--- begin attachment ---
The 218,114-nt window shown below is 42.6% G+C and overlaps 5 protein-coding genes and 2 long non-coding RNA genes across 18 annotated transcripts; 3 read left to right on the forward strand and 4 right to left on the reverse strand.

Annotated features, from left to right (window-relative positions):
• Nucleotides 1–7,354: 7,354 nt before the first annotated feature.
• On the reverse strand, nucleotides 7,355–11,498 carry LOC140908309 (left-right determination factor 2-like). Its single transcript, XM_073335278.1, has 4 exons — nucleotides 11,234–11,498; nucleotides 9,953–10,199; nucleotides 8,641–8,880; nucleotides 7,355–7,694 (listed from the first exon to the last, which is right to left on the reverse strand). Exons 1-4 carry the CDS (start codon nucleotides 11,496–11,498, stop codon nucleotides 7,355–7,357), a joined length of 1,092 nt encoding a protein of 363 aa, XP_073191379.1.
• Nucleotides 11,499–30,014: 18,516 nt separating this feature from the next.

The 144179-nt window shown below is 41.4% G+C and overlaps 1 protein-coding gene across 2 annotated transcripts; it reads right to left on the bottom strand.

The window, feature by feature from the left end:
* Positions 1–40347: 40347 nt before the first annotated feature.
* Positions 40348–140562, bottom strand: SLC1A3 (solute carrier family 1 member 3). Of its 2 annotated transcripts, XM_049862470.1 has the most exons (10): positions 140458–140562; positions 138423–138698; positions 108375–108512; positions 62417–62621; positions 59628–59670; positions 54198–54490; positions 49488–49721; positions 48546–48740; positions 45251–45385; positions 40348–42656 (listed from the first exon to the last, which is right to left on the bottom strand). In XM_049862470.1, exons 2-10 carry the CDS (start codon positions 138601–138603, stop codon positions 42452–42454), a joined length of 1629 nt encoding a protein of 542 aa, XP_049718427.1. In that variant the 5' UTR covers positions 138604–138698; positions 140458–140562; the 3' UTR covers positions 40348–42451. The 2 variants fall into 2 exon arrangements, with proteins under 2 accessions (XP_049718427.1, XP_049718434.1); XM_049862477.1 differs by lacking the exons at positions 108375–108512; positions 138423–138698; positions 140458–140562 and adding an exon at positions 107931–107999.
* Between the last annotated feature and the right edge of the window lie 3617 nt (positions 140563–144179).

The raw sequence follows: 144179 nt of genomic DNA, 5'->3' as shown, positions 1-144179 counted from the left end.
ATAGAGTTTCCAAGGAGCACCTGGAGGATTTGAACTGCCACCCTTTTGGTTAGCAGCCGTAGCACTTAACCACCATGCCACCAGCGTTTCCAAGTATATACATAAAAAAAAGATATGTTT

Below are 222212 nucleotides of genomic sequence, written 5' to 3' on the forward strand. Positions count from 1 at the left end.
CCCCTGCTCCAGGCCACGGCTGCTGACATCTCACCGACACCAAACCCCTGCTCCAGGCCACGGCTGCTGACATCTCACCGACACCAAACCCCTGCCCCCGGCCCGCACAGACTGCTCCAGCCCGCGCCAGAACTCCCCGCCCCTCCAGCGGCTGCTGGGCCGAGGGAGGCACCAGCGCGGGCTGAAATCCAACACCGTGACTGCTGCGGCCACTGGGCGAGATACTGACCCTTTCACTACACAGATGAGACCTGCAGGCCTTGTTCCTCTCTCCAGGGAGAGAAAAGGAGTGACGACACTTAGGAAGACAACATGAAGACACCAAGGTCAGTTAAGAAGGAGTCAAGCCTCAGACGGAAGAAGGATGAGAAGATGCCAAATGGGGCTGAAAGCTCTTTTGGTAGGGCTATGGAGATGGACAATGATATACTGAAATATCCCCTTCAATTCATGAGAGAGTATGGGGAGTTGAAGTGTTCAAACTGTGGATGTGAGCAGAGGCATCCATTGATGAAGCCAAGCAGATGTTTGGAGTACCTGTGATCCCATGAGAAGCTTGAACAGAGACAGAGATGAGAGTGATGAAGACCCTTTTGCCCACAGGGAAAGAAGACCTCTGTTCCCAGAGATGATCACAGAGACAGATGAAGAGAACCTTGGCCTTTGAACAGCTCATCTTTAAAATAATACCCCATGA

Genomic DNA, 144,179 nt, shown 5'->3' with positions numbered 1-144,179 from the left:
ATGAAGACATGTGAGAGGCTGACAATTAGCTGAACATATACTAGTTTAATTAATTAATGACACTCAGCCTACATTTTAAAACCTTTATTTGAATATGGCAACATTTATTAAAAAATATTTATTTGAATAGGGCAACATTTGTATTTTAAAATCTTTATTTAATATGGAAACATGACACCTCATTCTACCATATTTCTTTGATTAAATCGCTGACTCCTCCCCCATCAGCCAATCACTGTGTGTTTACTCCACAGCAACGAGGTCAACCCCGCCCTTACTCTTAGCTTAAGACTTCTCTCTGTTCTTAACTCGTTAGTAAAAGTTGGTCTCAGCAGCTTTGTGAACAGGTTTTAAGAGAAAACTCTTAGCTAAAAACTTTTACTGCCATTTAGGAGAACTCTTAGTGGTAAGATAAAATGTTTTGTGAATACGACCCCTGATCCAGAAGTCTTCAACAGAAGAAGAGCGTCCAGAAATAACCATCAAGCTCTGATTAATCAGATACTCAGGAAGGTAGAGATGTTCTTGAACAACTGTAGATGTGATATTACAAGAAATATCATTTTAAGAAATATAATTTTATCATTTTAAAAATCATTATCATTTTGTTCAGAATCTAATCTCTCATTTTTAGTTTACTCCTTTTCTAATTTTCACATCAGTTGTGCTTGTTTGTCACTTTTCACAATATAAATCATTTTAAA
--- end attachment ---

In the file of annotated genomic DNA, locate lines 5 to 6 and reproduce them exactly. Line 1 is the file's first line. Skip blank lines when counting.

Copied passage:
• Nucleotides 11,499–30,014: 18,516 nt separating this feature from the next.

The 144179-nt window shown below is 41.4% G+C and overlaps 1 protein-coding gene across 2 annotated transcripts; it reads right to left on the bottom strand.